I watched Slumdog Millionaire in the comfort of a mall where I spent more on the tickets and the popcorn and Pepsi than what a daily wage labourer makes in a week. With my evening set against the backdrop of glitzy brands and voracious shoppers, I walked into the hall anticipating that I would feel guilt and self-loathing that in turn, would make me lash out at the “exploitative depiction of poverty” in the film.
Having seen the most-talked about film of the year, I can argue that the controversy is just so much humbug. It’s a manufactured debate that reveals a petty, thin-skinned intolerance. And as liberal Indians, we need to ask ourselves what it is about Slumdog Millionaire that has got under our skins. Yes, maybe, had an Indian director made a movie about Bombay’s underbelly, it wouldn’t have got the same kind of global attention. I’m even willing to grant some points to the cynics who argue that the Bombay attacks have made the India story a top-of-the-menu item. And perhaps, the love thing between Jamal and Latika doesn’t capture everyone’s romantic imagination. But none of this explains the self-righteous hand-wringing over how India’s poor are portrayed.
Where were all the carpers when Vikas Swarup first wrote the book that gave birth to the movie? If the objection is to the gaze of the ‘outsider’ isn’t any Indian of a certain socio-economic milieu as much of an outsider? Are you and I, ensconced in the comfort of our urban, middle-class lives, better qualified to capture the essential truth of life in a slum? And are we now going to reduce the art of cinema to eyewitness chronicles?
The irony is that Slumdog Millionaire — more than many films I have seen in recent years — manages to capture poverty in a way that is neither patronising nor simplistic. It entirely escapes the clichés of charity that bleeding-heart politics can sometimes force on a narrative. Yes, it often makes you squirm in your seat. I had to look away when a young boy’s eyes were gouged out with burning oil by a beggars’ mafia. I laughed, but not entirely, when a young Jamal went wading through shit just to be able to get an autograph signed from Amitabh Bachchan. Both these moments were scathing signposts of how much we have come to not notice; of how we hide from the truths of inequities and neglect.
And yet, the movie is a masterpiece — because it is able to capture the horror of these moments without being pitiful or guilty. On the contrary, more than the poverty, it is really the energy, entrepreneurship and imagination of the slum kids that is the driving force of the story. To that extent, the primary emotional characteristic of the movie is the ‘jugadu’ spirit that is so typical of India. Jugadu, of course, was originally the word for a marvellous invention — a hybrid automotive that welds the body of a jeep with the engine of a water pump and looks like a tractor. Today it has come to be our shorthand for spunkiness — a, we-will-get-the-job done attitude no matter how bad the odds are. So, if Jamal wants Latika he will play at being a millionaire, though it isn't really the money he is after.
Even the game show operates, in a sense, as a metaphor not just for aspiration but for attainability. It is all about the New India where dreams can come true. We may be incredulous about the coincidence between Jamal’s life experiences and the questions he gets asked on the show (it’s a movie, for God’s sake) but think about it. Is it really so impossible that talent can catapult an ordinary life into extraordinary fame and wealth? You only have to think of Vaishali Bhaisni Made who just walked away with Rs 50 lakh by winning a TV music contest. Vaishali failed thrice at her auditions but just kept at it. Vaishali knows a thing or two about poverty. She grew up as a farmer’s daughter in a small village in Amravati not far from Maharashtra’s suicide country. Now, trophy in hand, she thanks the city of Bombay, for “allowing her to dream.” On his India trip, Danny Boyle, told me this fascinating story about his encounter with a vendor in the slums of Bombay while researching for his film. The man told Boyle irritably that he was sick of camera crews coming in and stereotyping his life as “poor.” He wanted Boyle to know that he worked hard to earn a respectable living and was sick of being labelled.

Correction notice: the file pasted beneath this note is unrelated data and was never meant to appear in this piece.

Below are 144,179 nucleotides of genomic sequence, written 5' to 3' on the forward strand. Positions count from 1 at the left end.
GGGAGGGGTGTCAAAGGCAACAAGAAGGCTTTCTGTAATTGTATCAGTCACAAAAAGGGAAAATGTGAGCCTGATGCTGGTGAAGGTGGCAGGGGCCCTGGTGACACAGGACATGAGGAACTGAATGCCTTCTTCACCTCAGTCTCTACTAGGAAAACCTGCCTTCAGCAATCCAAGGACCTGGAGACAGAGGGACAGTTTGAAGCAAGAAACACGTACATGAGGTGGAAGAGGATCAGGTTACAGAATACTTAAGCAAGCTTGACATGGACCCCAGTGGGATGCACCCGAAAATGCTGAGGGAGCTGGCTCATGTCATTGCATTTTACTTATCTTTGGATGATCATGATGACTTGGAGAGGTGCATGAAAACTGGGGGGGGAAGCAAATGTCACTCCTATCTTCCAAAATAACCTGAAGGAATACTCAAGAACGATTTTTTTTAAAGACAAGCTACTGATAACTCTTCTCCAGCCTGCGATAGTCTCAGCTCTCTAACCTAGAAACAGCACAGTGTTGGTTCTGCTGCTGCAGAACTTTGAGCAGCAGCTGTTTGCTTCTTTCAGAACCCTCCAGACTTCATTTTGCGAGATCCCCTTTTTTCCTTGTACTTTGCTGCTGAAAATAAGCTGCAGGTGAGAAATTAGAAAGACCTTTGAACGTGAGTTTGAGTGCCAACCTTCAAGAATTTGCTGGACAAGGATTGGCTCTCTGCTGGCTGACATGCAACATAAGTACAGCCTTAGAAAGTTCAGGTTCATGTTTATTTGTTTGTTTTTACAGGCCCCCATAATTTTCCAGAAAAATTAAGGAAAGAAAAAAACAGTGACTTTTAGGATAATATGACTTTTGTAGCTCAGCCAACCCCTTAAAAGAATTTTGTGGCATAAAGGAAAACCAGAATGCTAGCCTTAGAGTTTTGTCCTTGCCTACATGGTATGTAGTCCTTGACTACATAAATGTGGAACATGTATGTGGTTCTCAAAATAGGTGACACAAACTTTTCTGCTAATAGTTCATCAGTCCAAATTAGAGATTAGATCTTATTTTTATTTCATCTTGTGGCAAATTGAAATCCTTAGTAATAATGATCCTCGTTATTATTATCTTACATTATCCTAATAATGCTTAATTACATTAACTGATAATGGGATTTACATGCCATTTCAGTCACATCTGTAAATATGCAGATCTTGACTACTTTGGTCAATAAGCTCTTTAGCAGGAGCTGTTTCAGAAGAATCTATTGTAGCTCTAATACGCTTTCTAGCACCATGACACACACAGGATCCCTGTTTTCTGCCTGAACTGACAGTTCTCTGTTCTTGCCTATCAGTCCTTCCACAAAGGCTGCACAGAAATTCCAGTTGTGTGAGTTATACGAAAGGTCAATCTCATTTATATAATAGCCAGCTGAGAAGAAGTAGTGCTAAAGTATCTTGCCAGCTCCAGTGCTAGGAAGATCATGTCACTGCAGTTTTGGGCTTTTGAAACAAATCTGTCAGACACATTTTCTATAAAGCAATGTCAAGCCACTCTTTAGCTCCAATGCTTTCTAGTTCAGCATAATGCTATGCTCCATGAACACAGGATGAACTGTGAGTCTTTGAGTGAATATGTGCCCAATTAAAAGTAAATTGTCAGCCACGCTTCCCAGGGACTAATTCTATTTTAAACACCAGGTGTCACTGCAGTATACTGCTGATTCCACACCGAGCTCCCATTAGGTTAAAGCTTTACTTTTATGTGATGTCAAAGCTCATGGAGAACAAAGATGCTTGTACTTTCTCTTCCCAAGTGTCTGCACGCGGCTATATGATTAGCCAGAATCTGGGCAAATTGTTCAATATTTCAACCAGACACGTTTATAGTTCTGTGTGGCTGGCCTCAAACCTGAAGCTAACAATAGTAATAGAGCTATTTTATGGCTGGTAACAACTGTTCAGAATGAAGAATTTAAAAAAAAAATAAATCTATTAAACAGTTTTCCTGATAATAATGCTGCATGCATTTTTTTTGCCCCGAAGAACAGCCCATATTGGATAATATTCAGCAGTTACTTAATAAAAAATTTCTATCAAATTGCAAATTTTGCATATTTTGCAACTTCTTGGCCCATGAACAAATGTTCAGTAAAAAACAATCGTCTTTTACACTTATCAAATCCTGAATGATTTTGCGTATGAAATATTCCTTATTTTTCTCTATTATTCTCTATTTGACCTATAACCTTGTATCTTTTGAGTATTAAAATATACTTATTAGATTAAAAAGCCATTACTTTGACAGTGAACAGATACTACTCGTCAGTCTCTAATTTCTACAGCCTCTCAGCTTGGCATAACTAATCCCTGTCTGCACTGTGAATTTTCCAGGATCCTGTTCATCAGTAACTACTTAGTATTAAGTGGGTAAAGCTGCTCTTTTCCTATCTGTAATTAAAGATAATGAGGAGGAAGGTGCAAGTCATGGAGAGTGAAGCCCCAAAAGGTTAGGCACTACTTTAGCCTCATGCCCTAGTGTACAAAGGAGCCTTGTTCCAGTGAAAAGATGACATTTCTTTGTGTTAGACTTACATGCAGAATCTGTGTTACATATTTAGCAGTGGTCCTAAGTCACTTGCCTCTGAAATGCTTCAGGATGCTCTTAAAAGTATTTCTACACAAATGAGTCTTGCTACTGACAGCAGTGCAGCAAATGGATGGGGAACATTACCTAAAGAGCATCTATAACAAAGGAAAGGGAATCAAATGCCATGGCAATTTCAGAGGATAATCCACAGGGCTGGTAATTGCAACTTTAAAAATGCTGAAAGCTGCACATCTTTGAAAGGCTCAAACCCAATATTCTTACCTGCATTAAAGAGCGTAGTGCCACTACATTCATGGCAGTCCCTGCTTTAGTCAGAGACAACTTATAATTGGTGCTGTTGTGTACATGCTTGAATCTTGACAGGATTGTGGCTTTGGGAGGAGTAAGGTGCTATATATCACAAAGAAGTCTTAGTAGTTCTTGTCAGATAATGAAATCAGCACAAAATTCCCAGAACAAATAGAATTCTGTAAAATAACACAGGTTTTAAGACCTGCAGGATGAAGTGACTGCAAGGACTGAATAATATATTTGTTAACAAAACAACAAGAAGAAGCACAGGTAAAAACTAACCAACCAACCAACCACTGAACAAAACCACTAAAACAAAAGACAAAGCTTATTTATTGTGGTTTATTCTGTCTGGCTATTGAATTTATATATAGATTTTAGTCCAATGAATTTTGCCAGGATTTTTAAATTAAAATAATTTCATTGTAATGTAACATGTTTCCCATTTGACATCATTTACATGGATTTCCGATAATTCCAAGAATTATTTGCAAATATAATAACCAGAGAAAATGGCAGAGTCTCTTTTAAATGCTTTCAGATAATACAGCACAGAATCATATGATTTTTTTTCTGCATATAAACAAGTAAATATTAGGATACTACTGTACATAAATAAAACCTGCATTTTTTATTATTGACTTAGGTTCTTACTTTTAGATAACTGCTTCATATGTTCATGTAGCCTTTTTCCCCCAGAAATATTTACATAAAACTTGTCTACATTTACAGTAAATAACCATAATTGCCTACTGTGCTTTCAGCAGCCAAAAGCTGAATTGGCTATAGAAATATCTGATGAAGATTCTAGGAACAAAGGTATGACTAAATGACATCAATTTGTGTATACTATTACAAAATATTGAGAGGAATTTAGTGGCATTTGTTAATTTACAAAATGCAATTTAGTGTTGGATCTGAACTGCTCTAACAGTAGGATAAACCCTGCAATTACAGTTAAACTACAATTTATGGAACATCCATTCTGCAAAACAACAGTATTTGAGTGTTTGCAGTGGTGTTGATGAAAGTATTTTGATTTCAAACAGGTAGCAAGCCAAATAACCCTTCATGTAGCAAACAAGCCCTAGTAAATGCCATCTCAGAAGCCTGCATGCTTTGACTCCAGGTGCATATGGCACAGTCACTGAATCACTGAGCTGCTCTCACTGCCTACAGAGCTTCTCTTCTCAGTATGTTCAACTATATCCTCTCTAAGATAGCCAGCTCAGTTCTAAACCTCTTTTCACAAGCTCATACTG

It is this voice that Boyle is able to cast in his characters — a voice of pride and self-respect — even when pitted against people with muscle and money. Think about how Jamal — accused of cheating his way through the show — gets beaten up at the local police station. He doesn’t bend; he doesn’t succumb — he answers back with the confidence of being on the side of the right. It’s the story of the underdog told without victimhood. We Indians used to love those stories (Think of any Bachchan film from the 1970s). So what’s our problem now? Is it that we think the world is watching? And we only want them to see those swanky malls? So, then why do we want to claim the film as our own, when it sweeps the Oscars and the Globes? If anything, the movie is blatant in its affection for India. We can have different views on whether it deserves all the fuss it’s getting. But, let us not hide from the bare truths of the film, just like we duck the beggars at the street light.